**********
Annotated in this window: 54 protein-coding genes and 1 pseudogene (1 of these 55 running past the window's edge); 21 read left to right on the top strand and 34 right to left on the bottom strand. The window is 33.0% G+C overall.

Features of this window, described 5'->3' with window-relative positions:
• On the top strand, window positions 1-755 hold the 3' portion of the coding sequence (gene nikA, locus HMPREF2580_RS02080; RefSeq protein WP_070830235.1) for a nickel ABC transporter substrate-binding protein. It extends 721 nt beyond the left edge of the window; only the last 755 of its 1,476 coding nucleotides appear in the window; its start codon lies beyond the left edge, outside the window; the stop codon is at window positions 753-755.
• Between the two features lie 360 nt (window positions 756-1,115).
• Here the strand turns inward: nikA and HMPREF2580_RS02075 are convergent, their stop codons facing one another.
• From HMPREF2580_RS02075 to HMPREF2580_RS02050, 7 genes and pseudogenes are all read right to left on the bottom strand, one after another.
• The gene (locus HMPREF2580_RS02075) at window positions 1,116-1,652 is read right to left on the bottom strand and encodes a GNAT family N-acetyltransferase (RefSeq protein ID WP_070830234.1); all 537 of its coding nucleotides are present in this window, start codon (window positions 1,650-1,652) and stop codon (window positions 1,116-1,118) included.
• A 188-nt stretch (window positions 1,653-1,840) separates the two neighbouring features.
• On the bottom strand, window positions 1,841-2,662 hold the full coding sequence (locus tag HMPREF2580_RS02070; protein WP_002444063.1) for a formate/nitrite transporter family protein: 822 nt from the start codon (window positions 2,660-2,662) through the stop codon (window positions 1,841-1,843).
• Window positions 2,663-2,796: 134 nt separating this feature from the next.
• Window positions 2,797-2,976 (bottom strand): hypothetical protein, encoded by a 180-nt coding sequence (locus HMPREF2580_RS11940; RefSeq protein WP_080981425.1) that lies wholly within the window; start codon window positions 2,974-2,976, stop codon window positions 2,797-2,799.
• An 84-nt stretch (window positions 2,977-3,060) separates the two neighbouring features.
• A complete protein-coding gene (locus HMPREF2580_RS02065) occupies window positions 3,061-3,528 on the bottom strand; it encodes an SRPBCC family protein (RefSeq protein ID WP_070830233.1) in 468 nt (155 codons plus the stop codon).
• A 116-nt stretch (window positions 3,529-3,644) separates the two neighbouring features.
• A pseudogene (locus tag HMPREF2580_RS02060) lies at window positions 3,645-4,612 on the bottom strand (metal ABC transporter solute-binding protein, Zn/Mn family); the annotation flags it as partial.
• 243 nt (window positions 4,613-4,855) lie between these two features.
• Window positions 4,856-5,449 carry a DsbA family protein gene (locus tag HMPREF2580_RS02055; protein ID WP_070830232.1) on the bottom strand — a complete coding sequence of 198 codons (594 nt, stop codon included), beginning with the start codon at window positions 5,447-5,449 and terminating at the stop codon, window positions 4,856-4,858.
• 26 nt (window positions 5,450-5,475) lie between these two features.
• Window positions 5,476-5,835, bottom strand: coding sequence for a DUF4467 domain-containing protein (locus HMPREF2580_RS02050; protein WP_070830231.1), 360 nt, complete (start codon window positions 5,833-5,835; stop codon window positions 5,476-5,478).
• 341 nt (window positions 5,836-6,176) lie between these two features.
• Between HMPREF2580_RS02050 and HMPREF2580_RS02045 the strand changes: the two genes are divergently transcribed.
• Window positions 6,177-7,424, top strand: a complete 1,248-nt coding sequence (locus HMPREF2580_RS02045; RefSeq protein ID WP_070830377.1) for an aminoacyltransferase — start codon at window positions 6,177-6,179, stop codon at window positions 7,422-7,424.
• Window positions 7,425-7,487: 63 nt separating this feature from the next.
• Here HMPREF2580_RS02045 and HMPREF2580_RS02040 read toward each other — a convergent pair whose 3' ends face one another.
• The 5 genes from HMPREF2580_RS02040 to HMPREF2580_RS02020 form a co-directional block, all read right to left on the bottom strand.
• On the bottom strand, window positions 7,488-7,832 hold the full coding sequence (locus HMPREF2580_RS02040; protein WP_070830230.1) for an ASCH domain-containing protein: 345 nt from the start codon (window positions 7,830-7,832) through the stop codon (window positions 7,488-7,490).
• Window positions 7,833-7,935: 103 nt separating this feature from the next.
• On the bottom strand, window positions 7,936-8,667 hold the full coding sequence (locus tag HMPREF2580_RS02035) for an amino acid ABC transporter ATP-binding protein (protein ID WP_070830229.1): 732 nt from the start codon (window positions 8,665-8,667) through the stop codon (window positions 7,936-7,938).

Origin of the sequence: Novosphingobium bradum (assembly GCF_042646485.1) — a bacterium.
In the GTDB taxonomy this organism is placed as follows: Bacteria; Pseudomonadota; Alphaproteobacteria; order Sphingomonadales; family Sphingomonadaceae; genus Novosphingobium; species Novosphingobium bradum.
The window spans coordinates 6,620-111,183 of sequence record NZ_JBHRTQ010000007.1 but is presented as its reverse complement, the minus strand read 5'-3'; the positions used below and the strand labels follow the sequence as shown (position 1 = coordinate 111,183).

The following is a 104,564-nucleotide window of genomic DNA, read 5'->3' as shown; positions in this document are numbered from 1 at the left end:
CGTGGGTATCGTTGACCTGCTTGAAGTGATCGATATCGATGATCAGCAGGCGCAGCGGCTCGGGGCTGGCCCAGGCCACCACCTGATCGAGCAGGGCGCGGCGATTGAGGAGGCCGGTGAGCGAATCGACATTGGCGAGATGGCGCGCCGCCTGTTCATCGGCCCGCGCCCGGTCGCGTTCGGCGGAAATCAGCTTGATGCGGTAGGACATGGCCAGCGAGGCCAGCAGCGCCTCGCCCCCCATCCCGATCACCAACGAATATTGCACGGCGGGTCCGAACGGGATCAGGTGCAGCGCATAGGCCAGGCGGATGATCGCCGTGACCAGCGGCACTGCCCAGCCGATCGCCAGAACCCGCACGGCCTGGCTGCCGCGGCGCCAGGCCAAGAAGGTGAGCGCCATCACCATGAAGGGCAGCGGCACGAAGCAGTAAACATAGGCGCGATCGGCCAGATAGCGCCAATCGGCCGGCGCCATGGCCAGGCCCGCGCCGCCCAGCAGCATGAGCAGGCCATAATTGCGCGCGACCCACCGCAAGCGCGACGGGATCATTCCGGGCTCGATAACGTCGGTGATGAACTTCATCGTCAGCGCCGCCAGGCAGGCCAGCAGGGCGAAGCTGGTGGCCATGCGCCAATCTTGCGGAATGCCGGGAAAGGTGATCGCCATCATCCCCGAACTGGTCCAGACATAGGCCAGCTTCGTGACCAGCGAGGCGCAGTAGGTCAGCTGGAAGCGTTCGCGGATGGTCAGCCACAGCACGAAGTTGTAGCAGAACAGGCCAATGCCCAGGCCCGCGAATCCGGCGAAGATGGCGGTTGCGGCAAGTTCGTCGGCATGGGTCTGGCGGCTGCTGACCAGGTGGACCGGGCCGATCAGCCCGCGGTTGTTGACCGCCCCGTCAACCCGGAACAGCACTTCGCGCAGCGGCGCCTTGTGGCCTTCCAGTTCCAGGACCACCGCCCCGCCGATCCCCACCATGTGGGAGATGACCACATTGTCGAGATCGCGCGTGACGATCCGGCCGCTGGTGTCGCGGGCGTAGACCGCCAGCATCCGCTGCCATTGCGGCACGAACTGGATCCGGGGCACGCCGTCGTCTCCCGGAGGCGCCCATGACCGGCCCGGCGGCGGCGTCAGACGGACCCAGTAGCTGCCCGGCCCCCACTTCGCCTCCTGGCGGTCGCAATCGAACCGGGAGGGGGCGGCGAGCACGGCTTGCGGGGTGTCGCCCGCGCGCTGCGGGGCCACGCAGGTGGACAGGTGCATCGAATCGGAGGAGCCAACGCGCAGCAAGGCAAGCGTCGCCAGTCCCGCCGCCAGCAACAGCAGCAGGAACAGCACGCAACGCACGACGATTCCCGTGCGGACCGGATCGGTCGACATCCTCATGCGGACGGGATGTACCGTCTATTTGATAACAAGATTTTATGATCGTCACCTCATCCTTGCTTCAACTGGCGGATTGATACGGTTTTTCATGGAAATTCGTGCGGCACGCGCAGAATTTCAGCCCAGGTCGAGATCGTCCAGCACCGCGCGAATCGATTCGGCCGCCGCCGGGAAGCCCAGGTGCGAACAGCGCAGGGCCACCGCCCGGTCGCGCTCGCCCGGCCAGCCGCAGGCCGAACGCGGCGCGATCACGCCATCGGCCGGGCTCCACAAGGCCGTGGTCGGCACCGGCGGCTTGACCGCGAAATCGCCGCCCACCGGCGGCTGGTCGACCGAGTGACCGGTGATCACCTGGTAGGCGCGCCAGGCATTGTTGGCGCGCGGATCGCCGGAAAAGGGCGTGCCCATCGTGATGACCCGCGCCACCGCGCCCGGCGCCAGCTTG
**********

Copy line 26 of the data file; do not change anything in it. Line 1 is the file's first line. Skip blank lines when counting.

• On the bottom strand, window positions 7,488-7,832 hold the full coding sequence (locus HMPREF2580_RS02040; protein WP_070830230.1) for an ASCH domain-containing protein: 345 nt from the start codon (window positions 7,830-7,832) through the stop codon (window positions 7,488-7,490).